Bruce Gerencser
Somerset Baptist Church

January 25, 1988

EDUCATION CHOICE IS PARENTS’ RIGHT

To The Editor:

I am writing to express my view on the recent article regarding the contemplated jailing of a Toledo couple for home schooling their children without Wood County school board approval.

It is a sad day in America when parents do not have the opportunity to choose how to educate their children. Studies show that children taught in a home school or Christian school environment consistently test higher than their counterparts in the public school. So the issue cannot be educational quality.

The real issue is control. The state, through its government sponsored schools wants to control our children. They feed our children a daily diet of humanistic philosophy and teaching.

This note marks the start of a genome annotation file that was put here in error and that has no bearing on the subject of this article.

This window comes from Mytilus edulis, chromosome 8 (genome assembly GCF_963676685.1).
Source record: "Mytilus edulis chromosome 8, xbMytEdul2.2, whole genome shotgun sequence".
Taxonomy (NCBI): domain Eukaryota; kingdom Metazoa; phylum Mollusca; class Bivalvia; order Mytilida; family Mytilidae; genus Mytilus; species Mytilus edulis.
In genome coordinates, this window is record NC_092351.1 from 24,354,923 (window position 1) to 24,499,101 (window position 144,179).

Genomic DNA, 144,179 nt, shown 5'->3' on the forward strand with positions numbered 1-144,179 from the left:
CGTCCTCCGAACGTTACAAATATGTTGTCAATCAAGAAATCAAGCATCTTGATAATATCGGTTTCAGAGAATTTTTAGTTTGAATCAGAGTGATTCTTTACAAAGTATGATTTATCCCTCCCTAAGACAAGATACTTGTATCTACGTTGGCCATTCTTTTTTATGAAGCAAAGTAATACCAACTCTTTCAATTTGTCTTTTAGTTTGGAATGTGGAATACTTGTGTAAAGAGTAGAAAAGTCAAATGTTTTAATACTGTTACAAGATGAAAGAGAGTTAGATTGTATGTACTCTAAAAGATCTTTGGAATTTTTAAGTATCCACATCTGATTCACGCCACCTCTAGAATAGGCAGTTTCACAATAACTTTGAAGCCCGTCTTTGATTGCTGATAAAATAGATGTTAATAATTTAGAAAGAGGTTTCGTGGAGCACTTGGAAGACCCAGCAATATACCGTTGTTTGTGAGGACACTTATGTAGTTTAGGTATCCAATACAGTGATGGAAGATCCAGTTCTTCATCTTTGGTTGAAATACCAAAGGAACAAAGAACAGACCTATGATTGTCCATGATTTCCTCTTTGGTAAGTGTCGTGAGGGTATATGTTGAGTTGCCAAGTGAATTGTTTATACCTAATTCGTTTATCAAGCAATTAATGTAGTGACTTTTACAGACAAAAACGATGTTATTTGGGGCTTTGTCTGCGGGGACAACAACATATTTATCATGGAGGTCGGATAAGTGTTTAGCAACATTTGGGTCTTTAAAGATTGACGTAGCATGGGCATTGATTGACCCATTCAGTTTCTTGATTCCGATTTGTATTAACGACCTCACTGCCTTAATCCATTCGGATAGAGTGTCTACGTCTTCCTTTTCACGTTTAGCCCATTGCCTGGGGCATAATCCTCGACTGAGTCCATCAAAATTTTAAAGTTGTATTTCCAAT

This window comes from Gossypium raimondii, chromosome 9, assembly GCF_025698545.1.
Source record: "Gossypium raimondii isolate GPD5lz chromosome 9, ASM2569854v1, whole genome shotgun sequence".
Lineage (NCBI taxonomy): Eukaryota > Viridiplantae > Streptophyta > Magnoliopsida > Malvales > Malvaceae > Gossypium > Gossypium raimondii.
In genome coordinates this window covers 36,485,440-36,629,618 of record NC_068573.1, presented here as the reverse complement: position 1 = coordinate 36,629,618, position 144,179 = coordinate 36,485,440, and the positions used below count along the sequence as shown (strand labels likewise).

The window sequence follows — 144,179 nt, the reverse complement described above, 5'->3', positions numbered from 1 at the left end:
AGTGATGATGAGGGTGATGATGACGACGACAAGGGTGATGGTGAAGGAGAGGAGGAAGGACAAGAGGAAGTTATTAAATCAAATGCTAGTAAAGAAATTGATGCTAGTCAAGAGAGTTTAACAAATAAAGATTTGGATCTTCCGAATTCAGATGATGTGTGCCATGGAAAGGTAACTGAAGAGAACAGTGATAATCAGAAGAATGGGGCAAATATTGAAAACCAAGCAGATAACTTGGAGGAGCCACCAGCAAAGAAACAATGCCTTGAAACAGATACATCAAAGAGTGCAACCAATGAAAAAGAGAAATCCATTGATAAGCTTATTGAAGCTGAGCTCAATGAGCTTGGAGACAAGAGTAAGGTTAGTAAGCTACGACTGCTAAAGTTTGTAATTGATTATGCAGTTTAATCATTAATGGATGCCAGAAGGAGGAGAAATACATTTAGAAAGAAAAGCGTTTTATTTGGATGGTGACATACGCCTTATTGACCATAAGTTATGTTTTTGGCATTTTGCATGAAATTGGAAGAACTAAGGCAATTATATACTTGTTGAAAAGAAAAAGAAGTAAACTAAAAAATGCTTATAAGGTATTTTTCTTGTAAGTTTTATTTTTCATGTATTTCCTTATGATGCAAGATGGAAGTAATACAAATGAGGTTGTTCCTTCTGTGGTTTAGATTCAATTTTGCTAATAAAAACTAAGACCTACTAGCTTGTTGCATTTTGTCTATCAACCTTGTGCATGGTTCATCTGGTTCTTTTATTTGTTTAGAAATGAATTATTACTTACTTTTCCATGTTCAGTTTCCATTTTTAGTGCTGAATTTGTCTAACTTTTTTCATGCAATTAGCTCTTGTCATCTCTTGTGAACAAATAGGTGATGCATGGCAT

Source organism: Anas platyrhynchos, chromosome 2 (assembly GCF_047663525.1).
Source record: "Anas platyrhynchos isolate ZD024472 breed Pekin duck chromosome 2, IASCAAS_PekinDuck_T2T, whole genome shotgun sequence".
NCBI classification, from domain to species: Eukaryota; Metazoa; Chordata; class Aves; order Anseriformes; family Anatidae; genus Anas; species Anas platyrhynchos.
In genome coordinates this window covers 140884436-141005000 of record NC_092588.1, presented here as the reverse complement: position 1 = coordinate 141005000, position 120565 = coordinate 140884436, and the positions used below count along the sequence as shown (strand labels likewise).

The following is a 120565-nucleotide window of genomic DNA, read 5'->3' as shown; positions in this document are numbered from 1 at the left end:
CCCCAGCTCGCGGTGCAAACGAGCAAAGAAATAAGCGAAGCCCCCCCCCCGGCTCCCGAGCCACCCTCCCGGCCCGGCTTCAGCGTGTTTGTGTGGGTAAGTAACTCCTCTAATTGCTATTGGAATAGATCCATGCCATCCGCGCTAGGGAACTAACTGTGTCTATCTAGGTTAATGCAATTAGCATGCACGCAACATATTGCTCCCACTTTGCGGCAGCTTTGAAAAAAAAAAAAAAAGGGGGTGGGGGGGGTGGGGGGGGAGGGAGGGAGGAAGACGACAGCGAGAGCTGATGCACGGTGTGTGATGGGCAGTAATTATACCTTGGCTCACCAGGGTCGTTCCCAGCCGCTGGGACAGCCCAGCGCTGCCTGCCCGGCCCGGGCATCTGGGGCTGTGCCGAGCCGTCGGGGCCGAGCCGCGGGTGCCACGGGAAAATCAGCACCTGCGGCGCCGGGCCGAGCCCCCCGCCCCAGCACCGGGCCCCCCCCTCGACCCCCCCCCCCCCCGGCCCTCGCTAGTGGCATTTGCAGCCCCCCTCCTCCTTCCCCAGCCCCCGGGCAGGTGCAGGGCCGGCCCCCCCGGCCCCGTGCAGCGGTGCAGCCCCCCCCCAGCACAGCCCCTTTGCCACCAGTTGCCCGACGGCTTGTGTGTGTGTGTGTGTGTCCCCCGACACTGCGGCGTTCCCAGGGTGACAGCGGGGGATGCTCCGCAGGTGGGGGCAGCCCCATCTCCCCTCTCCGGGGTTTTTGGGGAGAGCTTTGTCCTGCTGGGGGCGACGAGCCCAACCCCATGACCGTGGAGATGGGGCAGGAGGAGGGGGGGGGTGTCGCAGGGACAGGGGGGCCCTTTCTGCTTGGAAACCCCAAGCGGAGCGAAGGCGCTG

They are taught there is no God, no authority and no absolutes. Is it any wonder our country is in the shape it is? We are products of our teaching.

We are told much of a person’s character is formed in their early years of life. He who gets the children when they are young will usually get them for life. For the humanists to further their cause, they must control the educational system. Thus, the reason for the case in Toledo.

I applaud this couple for standing up for their right to educate their children. They will be children who I am sure will know that there is a God, that there is authority and that there are absolutes. That is the only hope for America.

Bruce Gerencser
Somerset Baptist Church

July 5, 1989

THERE IS PRIDE IN FLAG-WAVING

To The Editor: